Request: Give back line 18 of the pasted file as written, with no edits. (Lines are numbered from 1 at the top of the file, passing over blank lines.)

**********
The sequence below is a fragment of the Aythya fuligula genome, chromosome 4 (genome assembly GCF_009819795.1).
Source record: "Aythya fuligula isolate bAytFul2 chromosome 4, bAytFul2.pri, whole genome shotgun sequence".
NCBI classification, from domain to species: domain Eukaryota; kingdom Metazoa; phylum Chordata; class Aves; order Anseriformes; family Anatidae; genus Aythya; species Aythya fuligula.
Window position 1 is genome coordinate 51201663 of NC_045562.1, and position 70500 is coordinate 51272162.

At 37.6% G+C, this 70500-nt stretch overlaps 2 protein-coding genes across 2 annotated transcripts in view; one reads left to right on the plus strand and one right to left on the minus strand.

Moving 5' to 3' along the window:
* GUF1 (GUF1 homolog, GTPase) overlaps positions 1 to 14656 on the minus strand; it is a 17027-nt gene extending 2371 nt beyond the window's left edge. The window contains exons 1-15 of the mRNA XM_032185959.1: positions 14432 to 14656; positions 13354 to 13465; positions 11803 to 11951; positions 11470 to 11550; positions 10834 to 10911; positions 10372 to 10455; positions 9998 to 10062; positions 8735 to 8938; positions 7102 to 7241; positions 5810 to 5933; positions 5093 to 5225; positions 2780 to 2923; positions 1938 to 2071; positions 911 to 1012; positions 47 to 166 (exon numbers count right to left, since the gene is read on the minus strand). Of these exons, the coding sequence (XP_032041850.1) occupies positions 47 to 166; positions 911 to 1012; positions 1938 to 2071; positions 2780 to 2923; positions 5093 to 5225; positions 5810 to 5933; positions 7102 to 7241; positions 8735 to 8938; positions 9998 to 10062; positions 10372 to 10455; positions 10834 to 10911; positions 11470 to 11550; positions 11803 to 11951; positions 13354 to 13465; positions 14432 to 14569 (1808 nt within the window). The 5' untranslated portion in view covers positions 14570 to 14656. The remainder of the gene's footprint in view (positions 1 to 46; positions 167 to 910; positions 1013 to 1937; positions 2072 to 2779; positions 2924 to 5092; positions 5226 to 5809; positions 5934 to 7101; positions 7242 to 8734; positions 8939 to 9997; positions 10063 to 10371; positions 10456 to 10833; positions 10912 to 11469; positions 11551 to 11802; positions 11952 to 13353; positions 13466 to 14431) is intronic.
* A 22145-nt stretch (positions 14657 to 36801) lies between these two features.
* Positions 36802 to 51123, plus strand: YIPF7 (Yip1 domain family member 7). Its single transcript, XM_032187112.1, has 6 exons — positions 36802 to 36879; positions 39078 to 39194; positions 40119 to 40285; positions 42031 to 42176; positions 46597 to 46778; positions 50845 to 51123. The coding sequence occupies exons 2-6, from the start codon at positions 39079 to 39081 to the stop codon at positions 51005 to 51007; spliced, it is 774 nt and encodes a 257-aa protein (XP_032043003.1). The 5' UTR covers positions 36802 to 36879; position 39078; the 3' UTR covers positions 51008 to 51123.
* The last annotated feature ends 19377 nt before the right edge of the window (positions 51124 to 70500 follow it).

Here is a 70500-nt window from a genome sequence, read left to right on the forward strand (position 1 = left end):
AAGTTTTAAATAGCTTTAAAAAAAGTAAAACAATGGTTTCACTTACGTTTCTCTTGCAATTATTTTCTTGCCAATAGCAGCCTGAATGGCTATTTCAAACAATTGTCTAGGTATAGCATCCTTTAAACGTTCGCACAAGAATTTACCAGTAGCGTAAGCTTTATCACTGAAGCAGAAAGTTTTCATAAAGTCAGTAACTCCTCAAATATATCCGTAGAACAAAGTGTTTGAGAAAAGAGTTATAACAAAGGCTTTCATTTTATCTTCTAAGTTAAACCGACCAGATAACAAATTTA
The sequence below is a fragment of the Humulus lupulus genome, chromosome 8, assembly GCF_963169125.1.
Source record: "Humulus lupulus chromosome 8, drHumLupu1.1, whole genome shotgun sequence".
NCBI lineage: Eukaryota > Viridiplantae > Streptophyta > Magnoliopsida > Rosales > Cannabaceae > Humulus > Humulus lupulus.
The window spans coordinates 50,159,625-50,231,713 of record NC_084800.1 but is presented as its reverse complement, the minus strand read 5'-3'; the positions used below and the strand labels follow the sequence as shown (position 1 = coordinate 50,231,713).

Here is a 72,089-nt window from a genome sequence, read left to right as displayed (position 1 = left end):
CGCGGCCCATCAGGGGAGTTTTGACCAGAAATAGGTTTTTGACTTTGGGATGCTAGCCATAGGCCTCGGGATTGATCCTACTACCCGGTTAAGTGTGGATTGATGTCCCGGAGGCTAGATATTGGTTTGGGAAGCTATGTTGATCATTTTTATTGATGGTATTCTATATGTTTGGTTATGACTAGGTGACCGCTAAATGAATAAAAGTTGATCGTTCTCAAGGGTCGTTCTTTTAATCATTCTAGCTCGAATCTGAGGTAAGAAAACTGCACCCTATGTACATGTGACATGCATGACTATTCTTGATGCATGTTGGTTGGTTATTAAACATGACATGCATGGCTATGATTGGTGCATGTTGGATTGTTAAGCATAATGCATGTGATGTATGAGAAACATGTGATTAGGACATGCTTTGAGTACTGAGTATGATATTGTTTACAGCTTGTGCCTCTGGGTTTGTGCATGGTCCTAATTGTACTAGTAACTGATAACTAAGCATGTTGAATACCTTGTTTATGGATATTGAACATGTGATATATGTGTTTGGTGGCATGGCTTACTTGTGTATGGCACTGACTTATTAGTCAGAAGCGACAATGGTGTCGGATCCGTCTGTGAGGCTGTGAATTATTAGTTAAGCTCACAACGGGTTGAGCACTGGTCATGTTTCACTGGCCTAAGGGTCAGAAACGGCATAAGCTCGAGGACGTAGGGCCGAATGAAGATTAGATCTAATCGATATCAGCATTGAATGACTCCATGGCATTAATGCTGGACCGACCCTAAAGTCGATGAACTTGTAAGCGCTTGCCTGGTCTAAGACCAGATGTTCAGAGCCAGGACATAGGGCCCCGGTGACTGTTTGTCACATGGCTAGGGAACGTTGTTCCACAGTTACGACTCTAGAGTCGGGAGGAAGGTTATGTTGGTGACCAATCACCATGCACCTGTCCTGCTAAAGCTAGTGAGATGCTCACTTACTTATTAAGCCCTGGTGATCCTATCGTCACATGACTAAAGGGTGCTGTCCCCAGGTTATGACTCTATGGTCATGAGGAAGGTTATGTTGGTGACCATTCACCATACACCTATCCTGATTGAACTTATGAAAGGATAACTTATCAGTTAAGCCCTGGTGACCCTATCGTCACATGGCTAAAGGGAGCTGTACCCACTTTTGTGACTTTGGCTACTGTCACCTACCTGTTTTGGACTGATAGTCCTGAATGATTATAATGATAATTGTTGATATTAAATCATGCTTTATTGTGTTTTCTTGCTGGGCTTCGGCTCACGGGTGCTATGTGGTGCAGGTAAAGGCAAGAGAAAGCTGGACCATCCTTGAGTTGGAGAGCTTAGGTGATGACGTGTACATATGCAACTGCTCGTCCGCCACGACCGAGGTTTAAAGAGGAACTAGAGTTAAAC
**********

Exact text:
CGCGGCCCATCAGGGGAGTTTTGACCAGAAATAGGTTTTTGACTTTGGGATGCTAGCCATAGGCCTCGGGATTGATCCTACTACCCGGTTAAGTGTGGATTGATGTCCCGGAGGCTAGATATTGGTTTGGGAAGCTATGTTGATCATTTTTATTGATGGTATTCTATATGTTTGGTTATGACTAGGTGACCGCTAAATGAATAAAAGTTGATCGTTCTCAAGGGTCGTTCTTTTAATCATTCTAGCTCGAATCTGAGGTAAGAAAACTGCACCCTATGTACATGTGACATGCATGACTATTCTTGATGCATGTTGGTTGGTTATTAAACATGACATGCATGGCTATGATTGGTGCATGTTGGATTGTTAAGCATAATGCATGTGATGTATGAGAAACATGTGATTAGGACATGCTTTGAGTACTGAGTATGATATTGTTTACAGCTTGTGCCTCTGGGTTTGTGCATGGTCCTAATTGTACTAGTAACTGATAACTAAGCATGTTGAATACCTTGTTTATGGATATTGAACATGTGATATATGTGTTTGGTGGCATGGCTTACTTGTGTATGGCACTGACTTATTAGTCAGAAGCGACAATGGTGTCGGATCCGTCTGTGAGGCTGTGAATTATTAGTTAAGCTCACAACGGGTTGAGCACTGGTCATGTTTCACTGGCCTAAGGGTCAGAAACGGCATAAGCTCGAGGACGTAGGGCCGAATGAAGATTAGATCTAATCGATATCAGCATTGAATGACTCCATGGCATTAATGCTGGACCGACCCTAAAGTCGATGAACTTGTAAGCGCTTGCCTGGTCTAAGACCAGATGTTCAGAGCCAGGACATAGGGCCCCGGTGACTGTTTGTCACATGGCTAGGGAACGTTGTTCCACAGTTACGACTCTAGAGTCGGGAGGAAGGTTATGTTGGTGACCAATCACCATGCACCTGTCCTGCTAAAGCTAGTGAGATGCTCACTTACTTATTAAGCCCTGGTGATCCTATCGTCACATGACTAAAGGGTGCTGTCCCCAGGTTATGACTCTATGGTCATGAGGAAGGTTATGTTGGTGACCATTCACCATACACCTATCCTGATTGAACTTATGAAAGGATAACTTATCAGTTAAGCCCTGGTGACCCTATCGTCACATGGCTAAAGGGAGCTGTACCCACTTTTGTGACTTTGGCTACTGTCACCTACCTGTTTTGGACTGATAGTCCTGAATGATTATAATGATAATTGTTGATATTAAATCATGCTTTATTGTGTTTTCTTGCTGGGCTTCGGCTCACGGGTGCTATGTGGTGCAGGTAAAGGCAAGAGAAAGCTGGACCATCCTTGAGTTGGAGAGCTTAGGTGATGACGTGTACATATGCAACTGCTCGTCCGCCACGACCGAGGTTTAAAGAGGAACTAGAGTTAAAC